Sterling falls versus Australian dollar, as Brexit outlook up-in-the-air

Sterling falls versus Australian dollar, as Brexit outlook up-in-the-air

GBP to AUD rate decrease

Sterling has fallen by -0.48% versus the Australian dollar on the interbank market in the last day, from a peak of 1.8902 yesterday to 1.8812 today at the time of writing.

In part, this is because the UK’s political outlook remains unclear, with Westminster undecided whether there’ll be a UK general election in the coming weeks, and the EU debating whether to grant the UK another Brexit extension of three months, or just two weeks.

Boris delivers election ultimatum

One reason why the pound to Australian dollar interbank exchange rate has weakened overnight, is because UK Prime Minister (PM) Boris Johnson has delivered what’s effectively a general election ultimatum.

Mr. Johnson says that he’ll only present the bare minimum of laws to Parliament, and no annual budget, unless the opposition Labour Party supports his call to hold a general election.

Labour leader Jeremy Corbyn wants assurances that there won’t be a ‘No Deal’ election before voting for an election. Yet Mr. Johnson leads a minority Conservative government, unable to pass laws without opposition support. So Westminster looks increasingly at stalemate.

Australia’s business activity weakens in October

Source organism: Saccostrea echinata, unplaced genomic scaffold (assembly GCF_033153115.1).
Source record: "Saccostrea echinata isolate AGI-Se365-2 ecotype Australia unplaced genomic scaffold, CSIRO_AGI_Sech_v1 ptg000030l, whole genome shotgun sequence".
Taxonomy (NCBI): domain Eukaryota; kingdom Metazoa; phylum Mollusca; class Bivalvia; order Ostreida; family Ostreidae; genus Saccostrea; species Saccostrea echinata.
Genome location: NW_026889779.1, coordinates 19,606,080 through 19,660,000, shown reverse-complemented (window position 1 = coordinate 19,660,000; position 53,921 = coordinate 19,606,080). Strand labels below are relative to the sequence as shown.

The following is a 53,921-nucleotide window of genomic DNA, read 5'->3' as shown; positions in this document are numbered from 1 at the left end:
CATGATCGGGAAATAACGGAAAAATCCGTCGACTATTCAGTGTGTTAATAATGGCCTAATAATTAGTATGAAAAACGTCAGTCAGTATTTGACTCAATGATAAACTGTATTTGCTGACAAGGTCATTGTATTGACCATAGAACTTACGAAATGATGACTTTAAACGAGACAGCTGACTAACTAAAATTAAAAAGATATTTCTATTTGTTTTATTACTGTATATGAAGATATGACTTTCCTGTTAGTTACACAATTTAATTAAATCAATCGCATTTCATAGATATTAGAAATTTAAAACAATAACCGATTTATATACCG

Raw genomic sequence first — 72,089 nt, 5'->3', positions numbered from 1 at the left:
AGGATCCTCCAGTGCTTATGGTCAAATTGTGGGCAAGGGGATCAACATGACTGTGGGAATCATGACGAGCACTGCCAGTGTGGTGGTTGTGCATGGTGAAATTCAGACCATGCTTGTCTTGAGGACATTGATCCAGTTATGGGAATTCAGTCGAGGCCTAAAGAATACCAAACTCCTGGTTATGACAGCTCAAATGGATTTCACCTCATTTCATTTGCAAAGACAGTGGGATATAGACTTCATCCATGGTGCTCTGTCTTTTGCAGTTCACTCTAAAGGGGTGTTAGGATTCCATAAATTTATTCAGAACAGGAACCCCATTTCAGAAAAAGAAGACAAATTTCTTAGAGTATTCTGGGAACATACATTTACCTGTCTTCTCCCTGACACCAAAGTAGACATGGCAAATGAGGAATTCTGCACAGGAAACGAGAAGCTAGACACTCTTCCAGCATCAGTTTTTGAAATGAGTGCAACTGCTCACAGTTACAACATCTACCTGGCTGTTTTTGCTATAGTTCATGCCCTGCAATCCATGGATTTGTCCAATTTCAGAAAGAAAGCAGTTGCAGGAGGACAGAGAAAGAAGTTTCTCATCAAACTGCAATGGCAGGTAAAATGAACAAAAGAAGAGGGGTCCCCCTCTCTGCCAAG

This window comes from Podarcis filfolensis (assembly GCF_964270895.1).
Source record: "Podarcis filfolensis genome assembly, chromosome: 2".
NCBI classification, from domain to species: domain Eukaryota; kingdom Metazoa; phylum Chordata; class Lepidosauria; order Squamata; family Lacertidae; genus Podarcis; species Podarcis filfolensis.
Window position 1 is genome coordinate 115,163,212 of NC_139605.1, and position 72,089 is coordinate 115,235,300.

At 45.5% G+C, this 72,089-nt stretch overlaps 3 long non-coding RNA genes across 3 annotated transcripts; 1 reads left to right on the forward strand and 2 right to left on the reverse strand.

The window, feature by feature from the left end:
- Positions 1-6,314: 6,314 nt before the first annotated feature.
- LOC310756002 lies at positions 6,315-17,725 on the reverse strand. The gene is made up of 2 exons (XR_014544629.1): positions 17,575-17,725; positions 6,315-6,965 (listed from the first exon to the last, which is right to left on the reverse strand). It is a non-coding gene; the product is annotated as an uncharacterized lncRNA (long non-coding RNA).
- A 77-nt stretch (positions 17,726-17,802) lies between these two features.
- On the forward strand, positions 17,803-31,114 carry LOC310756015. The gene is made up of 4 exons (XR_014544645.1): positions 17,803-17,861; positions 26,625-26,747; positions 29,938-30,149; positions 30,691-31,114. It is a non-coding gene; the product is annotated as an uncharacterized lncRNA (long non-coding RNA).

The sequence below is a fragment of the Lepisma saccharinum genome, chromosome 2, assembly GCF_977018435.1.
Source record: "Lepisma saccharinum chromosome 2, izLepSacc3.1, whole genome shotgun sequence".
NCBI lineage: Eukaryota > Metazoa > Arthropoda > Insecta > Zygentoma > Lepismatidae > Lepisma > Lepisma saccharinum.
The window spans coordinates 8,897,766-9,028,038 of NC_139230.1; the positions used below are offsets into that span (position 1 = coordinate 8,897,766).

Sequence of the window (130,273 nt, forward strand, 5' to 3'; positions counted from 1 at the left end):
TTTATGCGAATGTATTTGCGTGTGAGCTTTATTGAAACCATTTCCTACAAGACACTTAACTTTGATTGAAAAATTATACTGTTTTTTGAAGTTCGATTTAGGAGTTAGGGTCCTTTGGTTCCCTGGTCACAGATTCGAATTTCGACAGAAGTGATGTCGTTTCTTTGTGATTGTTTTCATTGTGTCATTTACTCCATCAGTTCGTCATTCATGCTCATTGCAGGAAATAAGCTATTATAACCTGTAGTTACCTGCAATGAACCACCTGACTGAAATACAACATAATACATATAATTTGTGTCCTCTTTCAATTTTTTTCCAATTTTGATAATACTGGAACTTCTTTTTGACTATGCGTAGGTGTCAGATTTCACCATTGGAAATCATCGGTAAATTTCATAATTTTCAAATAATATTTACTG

However, looking forward, sterling’s value versus the so-called Aussie dollar could be influenced, because Australia’s economy slowed this month, said respected statistics recently.

According to IHS Markit’s composite PMI (Purchasing Managers Index) for October, Australia fell to just 50.1, from 52.0 in September. This is barely above the 50.0 figure that signals economic growth, so suggests that Australia’s private sector has come to a virtual standstill.

These statistics follow the International Monetary Fund’s (IMF) economic forecasts for Australia last week, which predicted that Australia’s GDP (Gross Domestic Product) will slow more than most industrialised economies this year and next.

As a result, Australia’s PM, Mr. Morrison, may have to decide whether to increase public spending, to support Australia’s flagging GDP growth

So far, Mr. Morrison has pledged not to do so, instead preferring to stick to his budget rules. Yet if Australia’s economy eases further, the PM may face increasing calls to turn on the spending taps.

If you would like updates for GBP/AUD rates or have an upcoming currency transfer, feel free to contact me directly using the form below.